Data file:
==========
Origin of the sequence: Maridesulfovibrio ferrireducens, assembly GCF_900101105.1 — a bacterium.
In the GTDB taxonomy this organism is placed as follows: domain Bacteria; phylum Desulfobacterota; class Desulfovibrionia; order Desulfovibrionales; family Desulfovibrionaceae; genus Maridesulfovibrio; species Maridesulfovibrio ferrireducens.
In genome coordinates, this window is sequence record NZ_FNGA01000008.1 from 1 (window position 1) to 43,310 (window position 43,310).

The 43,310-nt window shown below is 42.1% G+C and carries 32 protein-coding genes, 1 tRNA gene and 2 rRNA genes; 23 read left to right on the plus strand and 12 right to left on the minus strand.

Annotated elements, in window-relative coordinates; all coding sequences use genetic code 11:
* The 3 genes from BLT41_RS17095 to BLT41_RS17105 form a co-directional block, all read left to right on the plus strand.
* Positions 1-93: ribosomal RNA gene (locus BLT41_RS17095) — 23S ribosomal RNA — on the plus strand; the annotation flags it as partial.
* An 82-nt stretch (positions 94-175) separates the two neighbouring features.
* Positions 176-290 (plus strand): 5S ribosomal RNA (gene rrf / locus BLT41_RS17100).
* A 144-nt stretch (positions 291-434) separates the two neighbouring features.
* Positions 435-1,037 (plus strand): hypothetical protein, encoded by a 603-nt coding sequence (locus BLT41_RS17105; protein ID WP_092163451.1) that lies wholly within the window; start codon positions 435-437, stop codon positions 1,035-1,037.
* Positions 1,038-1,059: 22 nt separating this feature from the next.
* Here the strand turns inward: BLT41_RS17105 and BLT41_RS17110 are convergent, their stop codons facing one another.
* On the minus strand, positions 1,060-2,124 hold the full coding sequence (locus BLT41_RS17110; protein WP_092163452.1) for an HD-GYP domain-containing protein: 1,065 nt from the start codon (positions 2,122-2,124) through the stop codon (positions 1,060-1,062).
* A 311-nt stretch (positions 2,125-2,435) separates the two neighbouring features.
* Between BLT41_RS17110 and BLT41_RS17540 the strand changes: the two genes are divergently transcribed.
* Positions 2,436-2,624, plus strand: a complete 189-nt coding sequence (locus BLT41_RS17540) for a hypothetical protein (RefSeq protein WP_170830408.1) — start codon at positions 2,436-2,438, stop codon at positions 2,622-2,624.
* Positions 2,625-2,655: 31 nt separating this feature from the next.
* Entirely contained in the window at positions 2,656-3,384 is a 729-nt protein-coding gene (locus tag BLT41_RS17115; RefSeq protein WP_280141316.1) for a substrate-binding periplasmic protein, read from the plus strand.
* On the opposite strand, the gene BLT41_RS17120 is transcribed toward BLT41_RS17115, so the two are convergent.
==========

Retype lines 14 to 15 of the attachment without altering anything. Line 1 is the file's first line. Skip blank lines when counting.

* On the minus strand, positions 1,060-2,124 hold the full coding sequence (locus BLT41_RS17110; protein WP_092163452.1) for an HD-GYP domain-containing protein: 1,065 nt from the start codon (positions 2,122-2,124) through the stop codon (positions 1,060-1,062).
* A 311-nt stretch (positions 2,125-2,435) separates the two neighbouring features.